The Prince George's County police chief has rejected 85 percent of the recommendations made by an independent citizen board that reviews allegations of brutality and harassment by police officers, according to a report released yesterday.

Only three times in three years has the county's Citizen Complaint Oversight Panel been able to persuade Police Chief John S. Farrell to reverse the findings of internal department investigations into alleged police misconduct.

"It's a frustration," said Valerie J. Kaplan, the panel's chairman. "Clearly, we are coming at these things with a different perspective."

The issue of police misconduct is especially sensitive in Prince George's, where police make far more arrests and traffic stops than in any other suburb in the Washington region and where relations between the police and the public have long been troubled. Although tensions have subsided somewhat in recent years, allegations of police brutality were loud and frequent during the 1970s and 1980s, as the county changed from a majority white population to one that is now about 57 percent black.

In its first public report since April 1996, the panel disclosed that it reviewed 192 complaint investigations between 1996 and 1998. In about 25 percent of the cases, the panel disagreed with the findings of the police department's Internal Affairs Division and asked Farrell to adopt its recommendations instead, according to figures in the report.

The report shows that in the disputed cases--which involved a total of 71 separate allegations of police brutality, harassment or abusive language--Farrell took the panel's side only 11 times.

Even then, most of the instances in which Farrell agreed with the panel dealt with minor changes, such as by relabeling a complaint as "non-sustained" instead of "unfounded."

Indeed, there were only three instances in which Farrell's adoption of the panel's recommendations actually reversed the outcome of a case by upholding a citizen's complaint.

One of the cases involved a complaint filed in 1997 by a boy, whose name was not given, who said a police officer grabbed him by the neck and shoved him against a wall in a police interviewing room after the youth told the officer that "he did not like cops," according to the panel's report.

After a lengthy investigation, the Internal Affairs Division concluded that there was not enough evidence to uphold the complaint. But after the panel reviewed the case in 1998, it disagreed. Panel members noted that the boy's mother, a school nurse and a doctor all documented that the boy had suffered bruises and other injuries while in police custody.

Farrell agreed with the panel and upheld the complaint, though the panel's report does not reveal what punishment--if any--was meted out to the police officer. The panel's report provides only brief summaries of cases it has reviewed and does not list any names, specific dates or places.

In another case reversed by Farrell on the recommendation of the panel, a woman complained that an officer cursed at her and used abusive language after he arrested her in 1997 for attempting to cash a stolen check.

Although internal affairs investigators did not find enough evidence to uphold the woman's complaint, the panel disagreed, noting that another police officer and a second witness had backed up the allegation.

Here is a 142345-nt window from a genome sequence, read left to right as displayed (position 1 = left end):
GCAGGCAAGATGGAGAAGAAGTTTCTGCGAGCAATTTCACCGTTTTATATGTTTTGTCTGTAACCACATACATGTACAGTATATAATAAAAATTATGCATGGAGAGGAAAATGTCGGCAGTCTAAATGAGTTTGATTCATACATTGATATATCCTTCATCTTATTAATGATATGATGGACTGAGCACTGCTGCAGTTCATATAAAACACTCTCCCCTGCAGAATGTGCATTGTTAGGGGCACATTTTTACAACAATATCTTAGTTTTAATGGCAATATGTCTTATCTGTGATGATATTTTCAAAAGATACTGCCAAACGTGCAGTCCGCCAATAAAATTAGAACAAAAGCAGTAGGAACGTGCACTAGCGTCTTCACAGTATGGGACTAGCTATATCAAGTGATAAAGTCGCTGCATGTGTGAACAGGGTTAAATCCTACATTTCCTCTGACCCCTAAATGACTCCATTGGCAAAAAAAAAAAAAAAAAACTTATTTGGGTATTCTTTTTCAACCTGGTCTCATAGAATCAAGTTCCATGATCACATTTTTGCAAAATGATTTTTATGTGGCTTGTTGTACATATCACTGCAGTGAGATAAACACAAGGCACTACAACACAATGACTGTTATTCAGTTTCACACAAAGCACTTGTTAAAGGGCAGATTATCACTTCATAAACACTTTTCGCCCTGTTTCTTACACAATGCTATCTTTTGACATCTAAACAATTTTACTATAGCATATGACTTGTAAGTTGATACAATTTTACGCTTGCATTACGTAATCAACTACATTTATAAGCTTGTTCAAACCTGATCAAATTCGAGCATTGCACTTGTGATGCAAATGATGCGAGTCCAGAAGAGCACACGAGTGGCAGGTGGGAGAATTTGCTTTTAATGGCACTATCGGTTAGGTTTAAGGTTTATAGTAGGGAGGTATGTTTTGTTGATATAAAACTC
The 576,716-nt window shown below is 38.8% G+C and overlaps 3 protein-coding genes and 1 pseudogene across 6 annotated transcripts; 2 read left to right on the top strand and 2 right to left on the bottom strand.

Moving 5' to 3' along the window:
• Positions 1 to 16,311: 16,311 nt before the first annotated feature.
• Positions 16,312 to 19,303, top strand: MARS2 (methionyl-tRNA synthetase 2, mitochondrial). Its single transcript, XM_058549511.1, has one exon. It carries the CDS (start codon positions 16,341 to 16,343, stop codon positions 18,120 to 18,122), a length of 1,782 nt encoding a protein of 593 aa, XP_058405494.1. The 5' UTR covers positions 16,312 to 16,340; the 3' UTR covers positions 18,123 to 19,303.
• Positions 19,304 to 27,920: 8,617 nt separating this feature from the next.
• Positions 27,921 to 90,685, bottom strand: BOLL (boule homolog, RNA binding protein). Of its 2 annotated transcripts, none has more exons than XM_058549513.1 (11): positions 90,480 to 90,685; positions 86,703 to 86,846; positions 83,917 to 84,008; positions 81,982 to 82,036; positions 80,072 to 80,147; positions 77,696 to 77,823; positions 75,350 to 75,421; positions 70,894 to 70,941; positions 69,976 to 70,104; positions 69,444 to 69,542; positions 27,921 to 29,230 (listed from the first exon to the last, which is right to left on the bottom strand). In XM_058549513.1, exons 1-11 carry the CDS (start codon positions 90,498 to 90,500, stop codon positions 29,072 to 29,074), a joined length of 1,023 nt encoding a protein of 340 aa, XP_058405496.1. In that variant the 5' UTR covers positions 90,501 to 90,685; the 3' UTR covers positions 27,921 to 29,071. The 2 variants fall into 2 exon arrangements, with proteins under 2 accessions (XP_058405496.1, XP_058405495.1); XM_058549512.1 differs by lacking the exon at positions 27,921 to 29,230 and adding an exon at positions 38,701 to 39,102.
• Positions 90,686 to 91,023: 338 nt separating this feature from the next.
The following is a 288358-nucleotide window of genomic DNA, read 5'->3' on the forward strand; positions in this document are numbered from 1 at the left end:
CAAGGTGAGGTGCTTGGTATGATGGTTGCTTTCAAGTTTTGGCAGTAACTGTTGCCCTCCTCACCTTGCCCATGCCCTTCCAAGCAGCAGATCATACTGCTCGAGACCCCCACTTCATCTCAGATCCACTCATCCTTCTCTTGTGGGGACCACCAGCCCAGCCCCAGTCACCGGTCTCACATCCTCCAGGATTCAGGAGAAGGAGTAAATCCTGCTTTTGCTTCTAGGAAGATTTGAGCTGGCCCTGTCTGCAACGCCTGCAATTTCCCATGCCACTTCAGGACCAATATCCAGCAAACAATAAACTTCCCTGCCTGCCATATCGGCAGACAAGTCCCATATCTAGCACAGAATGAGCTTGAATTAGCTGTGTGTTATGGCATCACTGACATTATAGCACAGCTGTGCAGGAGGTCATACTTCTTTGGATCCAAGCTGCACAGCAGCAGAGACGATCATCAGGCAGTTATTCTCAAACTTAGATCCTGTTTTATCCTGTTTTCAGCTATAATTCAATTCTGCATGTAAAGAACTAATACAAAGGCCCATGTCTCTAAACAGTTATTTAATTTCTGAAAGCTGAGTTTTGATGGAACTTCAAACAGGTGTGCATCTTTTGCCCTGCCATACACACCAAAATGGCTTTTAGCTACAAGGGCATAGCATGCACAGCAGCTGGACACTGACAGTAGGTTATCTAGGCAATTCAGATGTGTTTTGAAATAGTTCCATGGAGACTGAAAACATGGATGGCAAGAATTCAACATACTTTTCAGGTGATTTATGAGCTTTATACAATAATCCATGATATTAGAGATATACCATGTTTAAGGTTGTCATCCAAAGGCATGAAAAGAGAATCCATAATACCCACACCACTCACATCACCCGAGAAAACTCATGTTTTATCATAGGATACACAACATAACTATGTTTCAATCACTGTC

The third case dated from 1995 and also involved allegations of abusive language that were later upheld by Farrell.

Police officials declined to comment yesterday on the panel's report or its findings. Spokesman Royce D. Holloway said Farrell was out of town and hadn't had a chance to see the report.

"It would be inappropriate for either myself or the chief to comment until we can review it and analyze it," he said.

Prince George's and the District are the only jurisdictions in the Washington region where a citizen commission has the authority to review allegations of police misconduct. The Prince George's panel is composed of seven members appointed by County Executive Wayne K. Curry (D) and paid $50 an hour to review cases.

Under county law, the panel is required to issue an annual report summarizing its work. But the last time the group published a report was in April 1996, and until yesterday it had refused to release any documents or records about its activities.

Panel members have come under criticism for operating in a semi-secret manner. The panel's number is not listed in the phone book. Its office in Largo is supposed to be open from 9 a.m. to 5 p.m., but it often closes during those hours without notice. Until recently, a directory in the lobby of its office building directed visitors to the wrong floor.

Kaplan has defended the panel's work and blamed the repeated missed deadlines for its reports on computer problems and high turnover among its members in 1996.

"We're not by our nature a highly visible organization," she said yesterday. Indeed, even though she said the panel completed its report on Wednesday and distribute copies to Curry and other county officials on Thursday, she waited until 4:30 p.m. on a Friday to hand it out to reporters.

Kaplan declined to comment on or interpret statistics in the report, including figures that show the total number of complaints filed against police dropped from 104 in 1994 to 59 in 1998.

She also did not offer any criticism of the police department, except to say that panel members were frustrated that Farrell did not agree with their recommendations more often.

"There is no question that the police department takes this process very seriously," she said. "They are doing a professional job, presumably, as they always have. But there is no process that can't be improved."

CAPTION: Prince George's County Police Chief John S. Farrell frustrates the board.